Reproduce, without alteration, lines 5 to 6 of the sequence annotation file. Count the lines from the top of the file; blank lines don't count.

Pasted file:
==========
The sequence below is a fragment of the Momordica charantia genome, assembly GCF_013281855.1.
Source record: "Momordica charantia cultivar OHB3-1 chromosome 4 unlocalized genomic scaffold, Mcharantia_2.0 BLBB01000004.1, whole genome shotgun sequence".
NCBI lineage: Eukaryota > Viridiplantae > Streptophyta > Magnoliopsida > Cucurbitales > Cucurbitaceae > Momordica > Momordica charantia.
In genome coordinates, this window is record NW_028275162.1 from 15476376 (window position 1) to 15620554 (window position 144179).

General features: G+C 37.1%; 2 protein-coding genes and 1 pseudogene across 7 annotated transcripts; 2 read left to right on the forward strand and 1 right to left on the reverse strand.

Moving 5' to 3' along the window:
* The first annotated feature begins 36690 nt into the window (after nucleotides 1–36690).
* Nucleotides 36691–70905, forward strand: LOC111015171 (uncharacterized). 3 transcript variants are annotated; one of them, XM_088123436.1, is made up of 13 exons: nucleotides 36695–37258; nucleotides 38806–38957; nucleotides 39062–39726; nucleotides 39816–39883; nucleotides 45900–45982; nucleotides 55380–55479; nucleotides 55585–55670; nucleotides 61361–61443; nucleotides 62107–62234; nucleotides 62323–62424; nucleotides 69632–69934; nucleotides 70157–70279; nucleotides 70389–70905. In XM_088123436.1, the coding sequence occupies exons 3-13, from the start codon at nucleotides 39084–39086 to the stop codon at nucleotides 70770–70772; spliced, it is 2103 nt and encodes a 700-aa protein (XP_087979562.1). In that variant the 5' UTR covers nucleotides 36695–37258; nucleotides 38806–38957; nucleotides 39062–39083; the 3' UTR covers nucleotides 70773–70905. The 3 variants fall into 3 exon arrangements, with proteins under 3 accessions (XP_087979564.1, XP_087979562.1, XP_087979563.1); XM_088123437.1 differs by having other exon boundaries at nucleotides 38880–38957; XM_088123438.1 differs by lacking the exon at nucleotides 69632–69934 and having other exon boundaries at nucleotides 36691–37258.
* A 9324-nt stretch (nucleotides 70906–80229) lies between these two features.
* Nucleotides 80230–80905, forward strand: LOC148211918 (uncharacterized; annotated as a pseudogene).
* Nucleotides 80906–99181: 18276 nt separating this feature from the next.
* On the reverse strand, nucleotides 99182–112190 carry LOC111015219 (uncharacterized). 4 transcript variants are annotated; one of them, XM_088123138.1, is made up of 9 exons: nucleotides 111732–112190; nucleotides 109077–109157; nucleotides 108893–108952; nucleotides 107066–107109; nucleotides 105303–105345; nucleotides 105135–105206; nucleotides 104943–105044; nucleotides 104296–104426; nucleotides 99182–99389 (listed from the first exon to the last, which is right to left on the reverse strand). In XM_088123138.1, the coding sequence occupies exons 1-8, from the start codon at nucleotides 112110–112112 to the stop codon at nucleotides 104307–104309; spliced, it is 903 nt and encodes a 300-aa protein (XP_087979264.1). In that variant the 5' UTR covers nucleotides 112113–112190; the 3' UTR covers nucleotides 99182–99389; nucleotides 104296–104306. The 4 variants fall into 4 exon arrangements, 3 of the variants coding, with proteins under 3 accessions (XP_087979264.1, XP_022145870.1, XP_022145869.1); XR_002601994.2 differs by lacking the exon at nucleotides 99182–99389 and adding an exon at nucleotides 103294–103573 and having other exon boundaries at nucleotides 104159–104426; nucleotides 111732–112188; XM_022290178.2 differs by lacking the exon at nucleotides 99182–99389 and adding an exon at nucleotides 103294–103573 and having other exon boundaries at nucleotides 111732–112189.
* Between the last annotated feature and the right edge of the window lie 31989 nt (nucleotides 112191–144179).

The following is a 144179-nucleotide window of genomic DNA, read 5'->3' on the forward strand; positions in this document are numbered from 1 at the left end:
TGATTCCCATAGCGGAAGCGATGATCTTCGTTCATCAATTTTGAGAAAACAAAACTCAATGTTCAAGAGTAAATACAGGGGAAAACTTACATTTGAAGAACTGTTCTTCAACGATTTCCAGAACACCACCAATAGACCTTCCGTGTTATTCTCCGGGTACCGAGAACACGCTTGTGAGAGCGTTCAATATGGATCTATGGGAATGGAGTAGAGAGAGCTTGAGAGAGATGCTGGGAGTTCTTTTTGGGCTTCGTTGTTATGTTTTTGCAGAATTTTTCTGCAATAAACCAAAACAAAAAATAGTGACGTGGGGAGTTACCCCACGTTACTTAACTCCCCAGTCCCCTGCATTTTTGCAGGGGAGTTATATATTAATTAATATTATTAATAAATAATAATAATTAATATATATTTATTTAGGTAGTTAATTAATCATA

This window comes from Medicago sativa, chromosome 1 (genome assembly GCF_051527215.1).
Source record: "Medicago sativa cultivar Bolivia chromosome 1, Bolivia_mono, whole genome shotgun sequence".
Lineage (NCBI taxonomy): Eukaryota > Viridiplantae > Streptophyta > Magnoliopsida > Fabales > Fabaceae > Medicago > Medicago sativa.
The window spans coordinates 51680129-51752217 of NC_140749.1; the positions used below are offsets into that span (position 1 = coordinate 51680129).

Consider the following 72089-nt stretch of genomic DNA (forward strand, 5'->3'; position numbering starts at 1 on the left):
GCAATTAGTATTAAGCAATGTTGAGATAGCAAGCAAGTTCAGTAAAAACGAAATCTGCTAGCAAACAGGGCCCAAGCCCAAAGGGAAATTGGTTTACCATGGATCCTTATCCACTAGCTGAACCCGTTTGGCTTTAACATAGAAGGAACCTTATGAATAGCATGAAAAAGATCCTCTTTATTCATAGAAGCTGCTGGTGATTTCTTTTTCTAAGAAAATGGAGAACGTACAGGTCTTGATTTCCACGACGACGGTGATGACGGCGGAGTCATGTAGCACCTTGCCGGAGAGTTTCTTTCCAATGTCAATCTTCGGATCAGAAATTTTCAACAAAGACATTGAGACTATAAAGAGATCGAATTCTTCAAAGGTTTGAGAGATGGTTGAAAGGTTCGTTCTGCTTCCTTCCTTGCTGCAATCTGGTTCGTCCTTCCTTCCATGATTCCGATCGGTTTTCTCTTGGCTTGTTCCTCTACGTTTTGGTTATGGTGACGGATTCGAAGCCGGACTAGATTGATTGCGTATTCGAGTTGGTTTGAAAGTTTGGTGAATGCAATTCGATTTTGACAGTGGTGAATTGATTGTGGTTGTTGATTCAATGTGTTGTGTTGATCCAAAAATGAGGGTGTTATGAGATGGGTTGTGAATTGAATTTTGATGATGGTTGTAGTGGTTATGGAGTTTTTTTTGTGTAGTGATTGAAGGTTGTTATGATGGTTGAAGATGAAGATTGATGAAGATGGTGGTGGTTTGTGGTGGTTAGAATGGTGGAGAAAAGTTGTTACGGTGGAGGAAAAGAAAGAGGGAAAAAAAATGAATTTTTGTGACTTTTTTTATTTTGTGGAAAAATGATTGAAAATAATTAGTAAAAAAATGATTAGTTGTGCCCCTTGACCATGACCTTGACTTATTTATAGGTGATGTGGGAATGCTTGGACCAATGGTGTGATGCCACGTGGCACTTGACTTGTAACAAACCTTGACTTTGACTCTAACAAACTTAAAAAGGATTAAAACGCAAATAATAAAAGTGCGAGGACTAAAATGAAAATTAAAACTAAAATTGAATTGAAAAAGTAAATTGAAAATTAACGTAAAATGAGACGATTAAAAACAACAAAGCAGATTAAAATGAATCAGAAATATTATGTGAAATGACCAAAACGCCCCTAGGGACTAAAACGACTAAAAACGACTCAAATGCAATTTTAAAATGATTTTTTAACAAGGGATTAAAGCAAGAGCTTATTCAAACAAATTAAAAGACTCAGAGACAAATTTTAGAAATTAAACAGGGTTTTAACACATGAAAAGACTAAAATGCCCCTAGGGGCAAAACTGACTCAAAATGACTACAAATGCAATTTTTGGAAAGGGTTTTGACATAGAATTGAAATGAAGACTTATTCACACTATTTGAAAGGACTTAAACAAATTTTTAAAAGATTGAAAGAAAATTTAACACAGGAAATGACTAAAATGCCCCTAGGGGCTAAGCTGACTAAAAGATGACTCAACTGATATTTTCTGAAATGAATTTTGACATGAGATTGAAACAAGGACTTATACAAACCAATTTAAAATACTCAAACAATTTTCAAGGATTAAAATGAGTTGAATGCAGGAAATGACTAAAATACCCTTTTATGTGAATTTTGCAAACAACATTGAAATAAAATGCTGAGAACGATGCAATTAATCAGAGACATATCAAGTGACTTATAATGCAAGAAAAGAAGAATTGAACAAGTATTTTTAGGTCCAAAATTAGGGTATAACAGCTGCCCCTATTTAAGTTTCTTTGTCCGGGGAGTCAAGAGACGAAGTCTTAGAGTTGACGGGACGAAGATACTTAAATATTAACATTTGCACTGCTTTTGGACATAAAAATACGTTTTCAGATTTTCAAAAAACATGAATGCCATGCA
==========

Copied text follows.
General features: G+C 37.1%; 2 protein-coding genes and 1 pseudogene across 7 annotated transcripts; 2 read left to right on the forward strand and 1 right to left on the reverse strand.

Moving 5' to 3' along the window: